Tena Koutou katoa, I hope this report finds you all well and you are enjoying the improvement in the weather recently! We have had yet another busy month in November with full reserve toxin and trapping, North Island Robin breeding monitoring, school visits, Grey Faced Petrel monitoring, rope safety inspections, funding/strategy meetings and applications, a very productive day hosting the Northland Conservation Board and some really awesome progress made by the communications team on fund raising incentives for sustainable funding of the Trust’s future.
Grey Faced Petrels Highs and Lows
The self-repatriating population of Grey Faced Petrels at the Eastern tip of Bream Head have had a roller coaster past few months and it really saddens me to report that none of the original 10 young chicks initially discovered have survived. On the 12th of November BHCT volunteer Cathy Mitchell and I went back to the burrow sites to attempt banding any surviving chicks only to discover three had made it through and we were only able to band one bird. I returned to the sites very recently to check on the remaining chicks only to discover that they too were dead and their carcasses were left in the burrows. I have brought the bodies back for further analysis to try and determine what caused these birds to die. What we do know is that in 2015 three GFP eggs were predated prior to hatching, this year we had discovered 10 healthy looking young GFP chicks in burrows, seeming to suggest that survival chances were on the improve. Before we can work out what we might be able to do to help the birds we must firstly determine what caused their ill fate based on the evidence we have.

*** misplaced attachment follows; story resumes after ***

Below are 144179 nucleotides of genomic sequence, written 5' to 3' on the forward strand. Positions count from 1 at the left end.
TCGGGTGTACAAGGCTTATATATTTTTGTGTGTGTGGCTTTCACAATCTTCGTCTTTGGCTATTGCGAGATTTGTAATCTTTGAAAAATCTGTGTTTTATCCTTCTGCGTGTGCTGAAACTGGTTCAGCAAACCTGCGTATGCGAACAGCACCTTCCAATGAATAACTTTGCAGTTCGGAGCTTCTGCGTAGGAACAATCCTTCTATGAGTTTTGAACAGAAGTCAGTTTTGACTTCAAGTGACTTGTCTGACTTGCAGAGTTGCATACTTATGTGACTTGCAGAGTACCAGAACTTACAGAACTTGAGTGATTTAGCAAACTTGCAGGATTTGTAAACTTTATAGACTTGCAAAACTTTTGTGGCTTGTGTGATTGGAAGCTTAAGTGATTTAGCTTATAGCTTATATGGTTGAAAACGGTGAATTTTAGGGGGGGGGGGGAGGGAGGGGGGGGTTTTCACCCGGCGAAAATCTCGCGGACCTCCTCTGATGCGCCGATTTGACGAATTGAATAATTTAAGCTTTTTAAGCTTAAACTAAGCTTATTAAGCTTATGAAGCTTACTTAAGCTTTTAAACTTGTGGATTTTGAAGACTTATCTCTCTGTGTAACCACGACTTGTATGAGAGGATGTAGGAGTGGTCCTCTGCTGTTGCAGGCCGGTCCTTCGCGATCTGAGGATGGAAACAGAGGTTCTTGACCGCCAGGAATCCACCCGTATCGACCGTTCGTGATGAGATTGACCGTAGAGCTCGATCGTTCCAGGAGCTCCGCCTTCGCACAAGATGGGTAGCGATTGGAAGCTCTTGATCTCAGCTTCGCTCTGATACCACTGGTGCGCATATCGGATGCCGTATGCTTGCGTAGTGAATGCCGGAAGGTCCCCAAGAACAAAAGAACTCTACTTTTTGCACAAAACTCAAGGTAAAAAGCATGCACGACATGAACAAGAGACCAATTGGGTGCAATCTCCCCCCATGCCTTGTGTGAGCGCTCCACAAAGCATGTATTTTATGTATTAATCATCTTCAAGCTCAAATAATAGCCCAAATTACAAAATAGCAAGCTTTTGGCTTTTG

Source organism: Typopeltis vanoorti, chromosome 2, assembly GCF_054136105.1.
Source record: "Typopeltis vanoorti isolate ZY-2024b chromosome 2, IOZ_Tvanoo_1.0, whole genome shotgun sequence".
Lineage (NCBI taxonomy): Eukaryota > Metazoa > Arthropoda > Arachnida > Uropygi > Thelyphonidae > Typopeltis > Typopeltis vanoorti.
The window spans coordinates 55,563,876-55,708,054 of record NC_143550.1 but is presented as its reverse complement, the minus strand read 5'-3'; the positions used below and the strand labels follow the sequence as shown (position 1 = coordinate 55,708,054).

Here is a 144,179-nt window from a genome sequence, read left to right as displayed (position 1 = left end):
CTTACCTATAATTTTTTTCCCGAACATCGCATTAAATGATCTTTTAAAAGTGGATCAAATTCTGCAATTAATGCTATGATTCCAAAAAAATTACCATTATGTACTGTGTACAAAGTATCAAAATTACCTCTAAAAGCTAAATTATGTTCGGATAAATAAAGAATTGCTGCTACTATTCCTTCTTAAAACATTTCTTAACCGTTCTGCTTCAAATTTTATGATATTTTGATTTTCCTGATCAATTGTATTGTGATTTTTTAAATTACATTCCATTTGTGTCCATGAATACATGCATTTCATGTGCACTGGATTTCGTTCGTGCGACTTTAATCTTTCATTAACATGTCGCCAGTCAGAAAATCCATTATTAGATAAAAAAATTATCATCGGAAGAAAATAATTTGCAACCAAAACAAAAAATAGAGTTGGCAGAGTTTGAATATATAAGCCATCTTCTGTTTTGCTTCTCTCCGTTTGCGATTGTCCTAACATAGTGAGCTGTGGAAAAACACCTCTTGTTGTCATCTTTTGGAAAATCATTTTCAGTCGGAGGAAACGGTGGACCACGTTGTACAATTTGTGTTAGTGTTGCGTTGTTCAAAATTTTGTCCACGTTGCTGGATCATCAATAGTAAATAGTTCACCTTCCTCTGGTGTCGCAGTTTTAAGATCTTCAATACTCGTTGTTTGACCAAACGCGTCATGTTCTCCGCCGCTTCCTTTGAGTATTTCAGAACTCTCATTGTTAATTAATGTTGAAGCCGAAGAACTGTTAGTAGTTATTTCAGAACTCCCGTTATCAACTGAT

Read the November 2016 Rangers Report (1.8MB pdf) for more details on this and other stories.